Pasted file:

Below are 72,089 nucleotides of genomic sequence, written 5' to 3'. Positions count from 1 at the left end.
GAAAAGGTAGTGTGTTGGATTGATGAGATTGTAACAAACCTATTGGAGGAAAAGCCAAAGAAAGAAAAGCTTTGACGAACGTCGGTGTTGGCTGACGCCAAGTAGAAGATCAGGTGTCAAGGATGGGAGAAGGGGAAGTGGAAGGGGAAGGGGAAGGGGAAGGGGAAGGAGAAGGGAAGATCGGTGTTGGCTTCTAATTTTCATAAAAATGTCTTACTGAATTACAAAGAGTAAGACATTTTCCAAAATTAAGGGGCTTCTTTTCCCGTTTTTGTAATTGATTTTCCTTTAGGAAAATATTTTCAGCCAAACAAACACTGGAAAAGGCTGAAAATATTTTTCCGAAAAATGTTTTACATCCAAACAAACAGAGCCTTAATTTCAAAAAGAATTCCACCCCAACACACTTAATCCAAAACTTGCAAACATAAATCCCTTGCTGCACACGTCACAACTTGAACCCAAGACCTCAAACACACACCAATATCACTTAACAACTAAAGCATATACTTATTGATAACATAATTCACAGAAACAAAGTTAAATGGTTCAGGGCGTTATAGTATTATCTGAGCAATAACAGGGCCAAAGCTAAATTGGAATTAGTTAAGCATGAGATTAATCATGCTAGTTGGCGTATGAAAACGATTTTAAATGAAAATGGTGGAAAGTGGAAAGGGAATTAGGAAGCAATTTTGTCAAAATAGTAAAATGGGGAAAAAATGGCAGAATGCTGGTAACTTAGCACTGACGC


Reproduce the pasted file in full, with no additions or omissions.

Below are 72,089 nucleotides of genomic sequence, written 5' to 3'. Positions count from 1 at the left end.
GAAAAGGTAGTGTGTTGGATTGATGAGATTGTAACAAACCTATTGGAGGAAAAGCCAAAGAAAGAAAAGCTTTGACGAACGTCGGTGTTGGCTGACGCCAAGTAGAAGATCAGGTGTCAAGGATGGGAGAAGGGGAAGTGGAAGGGGAAGGGGAAGGGGAAGGGGAAGGAGAAGGGAAGATCGGTGTTGGCTTCTAATTTTCATAAAAATGTCTTACTGAATTACAAAGAGTAAGACATTTTCCAAAATTAAGGGGCTTCTTTTCCCGTTTTTGTAATTGATTTTCCTTTAGGAAAATATTTTCAGCCAAACAAACACTGGAAAAGGCTGAAAATATTTTTCCGAAAAATGTTTTACATCCAAACAAACAGAGCCTTAATTTCAAAAAGAATTCCACCCCAACACACTTAATCCAAAACTTGCAAACATAAATCCCTTGCTGCACACGTCACAACTTGAACCCAAGACCTCAAACACACACCAATATCACTTAACAACTAAAGCATATACTTATTGATAACATAATTCACAGAAACAAAGTTAAATGGTTCAGGGCGTTATAGTATTATCTGAGCAATAACAGGGCCAAAGCTAAATTGGAATTAGTTAAGCATGAGATTAATCATGCTAGTTGGCGTATGAAAACGATTTTAAATGAAAATGGTGGAAAGTGGAAAGGGAATTAGGAAGCAATTTTGTCAAAATAGTAAAATGGGGAAAAAATGGCAGAATGCTGGTAACTTAGCACTGACGC